Mary received Bachelor and Master degrees in History from Colorado State University in 2007 and 2009, respectively. At CSU, she investigated how ideas about gender impacted early environmental reform in the United States. In particular, Mary examined the controversy surrounding the establishment of Mesa Verde National Park in 1906. In the paper titled “‘Let It Be a Woman’s Park’: Gender, National Identity, and the Establishment of Mesa Verde” at UCLA’s 2009 Thinking Gender Conference, Mary argued that turn of the century understandings of gender and nature prevented the Colorado Cliff Dwellings Association, a women’s club and the original protectors of Mesa Verde, from determining park policy. After graduating, she spent a year teaching U.S. History courses at Front Range Community College in Fort Collins, Colorado.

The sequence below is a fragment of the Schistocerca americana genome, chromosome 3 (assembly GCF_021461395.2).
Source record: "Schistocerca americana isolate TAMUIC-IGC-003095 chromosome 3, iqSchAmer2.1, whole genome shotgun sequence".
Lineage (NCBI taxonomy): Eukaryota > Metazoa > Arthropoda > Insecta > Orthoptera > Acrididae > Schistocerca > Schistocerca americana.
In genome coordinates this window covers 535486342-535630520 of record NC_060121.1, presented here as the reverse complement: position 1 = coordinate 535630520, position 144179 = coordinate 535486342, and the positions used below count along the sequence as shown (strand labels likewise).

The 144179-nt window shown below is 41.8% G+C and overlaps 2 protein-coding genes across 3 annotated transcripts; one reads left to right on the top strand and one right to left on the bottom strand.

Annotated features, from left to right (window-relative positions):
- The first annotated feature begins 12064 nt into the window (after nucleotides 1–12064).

At Notre Dame, Mary plans to continue studying how peoples’ cultural conceptions shape their individual and collective understanding of nature. She is especially interested in the relationships women have forged with the environment and how women have transformed their surrounding landscapes. Another research focus is how environmental knowledge is disseminated between and among men and women. She is very excited about joining the GLOBES community and looks forward to learning from her colleagues in other disciplines.When not in class or some basement archive searching through microfilm, Mary can usually be found running, reading, or cooking delicious food.